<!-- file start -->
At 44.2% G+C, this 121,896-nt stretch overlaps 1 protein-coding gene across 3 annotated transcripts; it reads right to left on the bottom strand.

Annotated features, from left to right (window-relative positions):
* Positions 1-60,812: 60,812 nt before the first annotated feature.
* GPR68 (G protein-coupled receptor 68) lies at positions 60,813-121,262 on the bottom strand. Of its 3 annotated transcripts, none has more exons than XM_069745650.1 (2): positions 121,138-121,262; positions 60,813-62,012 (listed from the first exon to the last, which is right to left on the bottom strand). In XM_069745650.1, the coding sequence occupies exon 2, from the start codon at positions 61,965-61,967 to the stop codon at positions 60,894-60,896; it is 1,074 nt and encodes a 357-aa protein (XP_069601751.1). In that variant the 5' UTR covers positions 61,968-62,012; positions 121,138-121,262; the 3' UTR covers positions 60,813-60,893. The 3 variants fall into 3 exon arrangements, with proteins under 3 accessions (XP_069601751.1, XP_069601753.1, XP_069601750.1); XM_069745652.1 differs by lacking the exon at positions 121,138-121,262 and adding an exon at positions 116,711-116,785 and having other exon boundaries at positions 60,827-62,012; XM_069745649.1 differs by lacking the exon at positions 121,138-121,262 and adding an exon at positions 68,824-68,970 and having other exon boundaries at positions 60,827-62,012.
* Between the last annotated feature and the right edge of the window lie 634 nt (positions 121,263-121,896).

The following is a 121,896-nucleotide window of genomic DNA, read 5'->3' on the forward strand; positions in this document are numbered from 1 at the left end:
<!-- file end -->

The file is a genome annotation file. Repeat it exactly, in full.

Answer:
At 44.2% G+C, this 121,896-nt stretch overlaps 1 protein-coding gene across 3 annotated transcripts; it reads right to left on the bottom strand.

Annotated features, from left to right (window-relative positions):
* Positions 1-60,812: 60,812 nt before the first annotated feature.
* GPR68 (G protein-coupled receptor 68) lies at positions 60,813-121,262 on the bottom strand. Of its 3 annotated transcripts, none has more exons than XM_069745650.1 (2): positions 121,138-121,262; positions 60,813-62,012 (listed from the first exon to the last, which is right to left on the bottom strand). In XM_069745650.1, the coding sequence occupies exon 2, from the start codon at positions 61,965-61,967 to the stop codon at positions 60,894-60,896; it is 1,074 nt and encodes a 357-aa protein (XP_069601751.1). In that variant the 5' UTR covers positions 61,968-62,012; positions 121,138-121,262; the 3' UTR covers positions 60,813-60,893. The 3 variants fall into 3 exon arrangements, with proteins under 3 accessions (XP_069601751.1, XP_069601753.1, XP_069601750.1); XM_069745652.1 differs by lacking the exon at positions 121,138-121,262 and adding an exon at positions 116,711-116,785 and having other exon boundaries at positions 60,827-62,012; XM_069745649.1 differs by lacking the exon at positions 121,138-121,262 and adding an exon at positions 68,824-68,970 and having other exon boundaries at positions 60,827-62,012.
* Between the last annotated feature and the right edge of the window lie 634 nt (positions 121,263-121,896).

The following is a 121,896-nucleotide window of genomic DNA, read 5'->3' on the forward strand; positions in this document are numbered from 1 at the left end: